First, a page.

Though sex and sexuality is part and parcel of human nature, it is often viewed as something dangerous and wrong.
For decades, Dr. Ruth Westheimer (aka Dr. Ruth), has been America’s sex therapist. The 2019 Hulu documentary movie, Ask Dr. Ruth, tells her story. Born in 1928 to an Orthodox Jewish family in Germany, everything was normal for the first ten years of her life. When it became clear that being a Jew in Germany was dangerous, Ruth (then known by her first name, Karola) was sent to Switzerland on the Kindertransport.
At the age of 17, she emigrated to what was then British controlled Palestine (pre-Independence Israel) and joined the Haganah. Years later, she again emigrated to the United States. Living in New York City, she married, raised her two children and became the woman we know her to be today.
The thing I love about her is that at nearly 100 years old, she has the energy of a woman half her age. She represents hope, life, change, and that a woman can never be limited to what she can do because she is “female”. Her presence first on the radio and then on television, helped to open the door to long overdue conversations about sex and sexuality.
There are some situations which come down to one phrase: damned if you do, damned if you don’t. One of these is Covid-19.
In New York City, the threshold for closing schools due to a rise in Covid-19 cases is 3%. That threshold was met this week. As of today, all public school students and teachers will switch to remote learning until the Monday after Thanksgiving. The response from students, parents, and educators was swift and furious.
I can’t disagree with their anger. Though the city has been watching the numbers with concern this week, the Covid figures coming from inside the schools system have been lower than the city overall. The announcement seemed to come out of nowhere, creating chaos and confusion. The anger also comes from the fact that some businesses are still open (at least for the time being).
This is a problem in which there are no easy answers and many opinions. There will always be someone who is unhappy with whatever path officials choose to take. What we all have to realize is that for now, this is our normal. It sucks to say the least, but until we are all vaccinated, we must the cards we are dealt.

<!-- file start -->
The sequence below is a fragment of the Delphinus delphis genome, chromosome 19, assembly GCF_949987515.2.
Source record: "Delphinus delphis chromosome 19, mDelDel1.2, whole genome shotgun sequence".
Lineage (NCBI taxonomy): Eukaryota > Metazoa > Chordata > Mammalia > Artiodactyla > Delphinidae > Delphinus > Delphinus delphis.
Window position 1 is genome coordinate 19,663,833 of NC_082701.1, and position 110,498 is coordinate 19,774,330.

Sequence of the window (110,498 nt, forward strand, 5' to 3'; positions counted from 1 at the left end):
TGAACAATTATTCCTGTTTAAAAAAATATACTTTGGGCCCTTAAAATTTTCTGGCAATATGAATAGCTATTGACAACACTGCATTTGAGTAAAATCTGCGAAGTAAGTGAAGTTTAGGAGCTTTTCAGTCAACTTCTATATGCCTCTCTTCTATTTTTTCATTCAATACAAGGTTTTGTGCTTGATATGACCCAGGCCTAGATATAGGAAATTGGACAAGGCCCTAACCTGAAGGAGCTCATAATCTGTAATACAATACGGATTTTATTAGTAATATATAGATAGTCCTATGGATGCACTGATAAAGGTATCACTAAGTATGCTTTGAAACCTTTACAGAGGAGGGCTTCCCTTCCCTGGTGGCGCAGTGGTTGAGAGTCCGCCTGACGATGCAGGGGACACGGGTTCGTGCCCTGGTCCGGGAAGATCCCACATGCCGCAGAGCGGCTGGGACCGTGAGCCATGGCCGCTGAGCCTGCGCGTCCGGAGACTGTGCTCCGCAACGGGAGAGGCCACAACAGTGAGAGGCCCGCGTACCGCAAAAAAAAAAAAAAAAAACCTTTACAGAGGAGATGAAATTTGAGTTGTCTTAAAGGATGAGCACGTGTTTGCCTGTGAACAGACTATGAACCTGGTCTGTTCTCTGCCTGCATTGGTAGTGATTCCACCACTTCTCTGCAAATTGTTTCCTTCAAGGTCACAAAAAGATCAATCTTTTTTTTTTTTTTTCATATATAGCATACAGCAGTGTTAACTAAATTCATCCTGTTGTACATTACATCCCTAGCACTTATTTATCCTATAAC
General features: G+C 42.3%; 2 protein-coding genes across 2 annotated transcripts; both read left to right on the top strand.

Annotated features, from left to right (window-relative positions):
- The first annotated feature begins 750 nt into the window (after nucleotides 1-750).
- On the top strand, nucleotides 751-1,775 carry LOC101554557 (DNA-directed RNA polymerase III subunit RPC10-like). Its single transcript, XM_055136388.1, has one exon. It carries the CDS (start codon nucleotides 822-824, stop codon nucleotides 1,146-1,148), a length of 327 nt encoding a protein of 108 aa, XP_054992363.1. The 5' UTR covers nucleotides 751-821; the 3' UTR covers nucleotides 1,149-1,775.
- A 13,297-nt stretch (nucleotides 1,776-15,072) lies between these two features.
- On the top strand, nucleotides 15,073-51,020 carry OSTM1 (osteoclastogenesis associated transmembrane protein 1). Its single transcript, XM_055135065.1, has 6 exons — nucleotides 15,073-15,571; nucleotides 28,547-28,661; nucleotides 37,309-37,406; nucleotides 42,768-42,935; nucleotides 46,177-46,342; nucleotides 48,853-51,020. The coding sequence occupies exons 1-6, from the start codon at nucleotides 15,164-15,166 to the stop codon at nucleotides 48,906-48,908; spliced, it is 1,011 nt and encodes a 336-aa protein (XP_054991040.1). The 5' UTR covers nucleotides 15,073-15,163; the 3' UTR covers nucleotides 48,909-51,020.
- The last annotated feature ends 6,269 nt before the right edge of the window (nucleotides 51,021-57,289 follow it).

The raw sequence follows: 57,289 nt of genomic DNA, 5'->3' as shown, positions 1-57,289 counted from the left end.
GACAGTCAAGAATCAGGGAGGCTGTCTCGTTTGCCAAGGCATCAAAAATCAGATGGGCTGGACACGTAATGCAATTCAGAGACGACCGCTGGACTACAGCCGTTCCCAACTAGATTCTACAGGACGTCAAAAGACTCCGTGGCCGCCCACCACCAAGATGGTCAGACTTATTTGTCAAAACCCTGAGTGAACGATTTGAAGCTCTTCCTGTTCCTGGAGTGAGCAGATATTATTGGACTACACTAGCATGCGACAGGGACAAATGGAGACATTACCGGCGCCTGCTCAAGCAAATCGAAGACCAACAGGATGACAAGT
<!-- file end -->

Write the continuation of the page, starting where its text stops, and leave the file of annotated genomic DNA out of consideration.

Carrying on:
It’s easy to get on a soapbox and rail against whatever one feels is wrong with the world. But sometimes, it takes art and music to give that needed change life.
I Am Woman premiered last year. Starring Tilda Cobham-Hervey, Evan Peters, and Danielle Macdonald, the movie tells the story of the late singer Helen Reddy. The narrative begins in 1963. Helen (Tilda Cobham-Hervey) is a single mother with a dream of signing a recording contract. Originally from Australia, she is currently living in New York City. Making a living as a lounge singer, it looks like her dream is just that.
Her fate changes when she meets music journalist Lillian Roxon (Danielle Macdonald) and wannabe talent manager Jeff Wald (Evan Peters). Lillian inspires Helen to write her iconic song “I Am Woman“. Jeff straddles to the dual role of husband and manager.
It looks like Helen has everything she has ever wanted. But fame and the constant grind of work begins to take a toll on her private life. Jeff becomes an addict, forcing Helen to take a hard look at her life.
The thing about a movie or television biopic is that it can feel dry and predictable. The womb to tomb story arc has been done to death. But this movie is neither dry or predictable. It is entertaining, charming, and most of all inspiring. I love that the filmmakers wove in their protagonist’s story with the burgeoning second wave of feminism in the 1970’s.
Before Covid-19, working from home for some of us happened only occasionally. Since March, those of us who are still employed and can work from home have adjusted to a much shorter commute.
But, there is a catch. Parents have had to balance their jobs while making sure that their children continue to receive a decent education. Which as any number of parents have attested to over the last few months, is far from easy.
As we get ever close the November 3rd, the question of who wins the election looms ever larger. As early voting has begun, the debate on Thursday was aimed at the voter who has not yet entered the ballot box and/or remains undecided.
I can say that as one who voted today, my mind has not changed. Though you know who made some semi-decent arguments, their power was diminished. Biden owning up to his imperfect past took some of the air out of the accusations. Unlike you know who, he is both willing and able to be a man and admit that in hindsight, some decisions were not wise.
If there was anything that stood out to me, it was the way both candidates spoke. Biden spoke to the camera and to the American people. It was not about him and what he has or has not done. It was about us and what he would do for us as President.
You know who made more than enough “I” statements. If he was not whining about the supposed mistreatment he has received, he boasted about his “accomplishments”.
The one thing that made me laugh was his comment about his “beloved” NYC. Though he left in a huff last year, he now claims that he loves the city.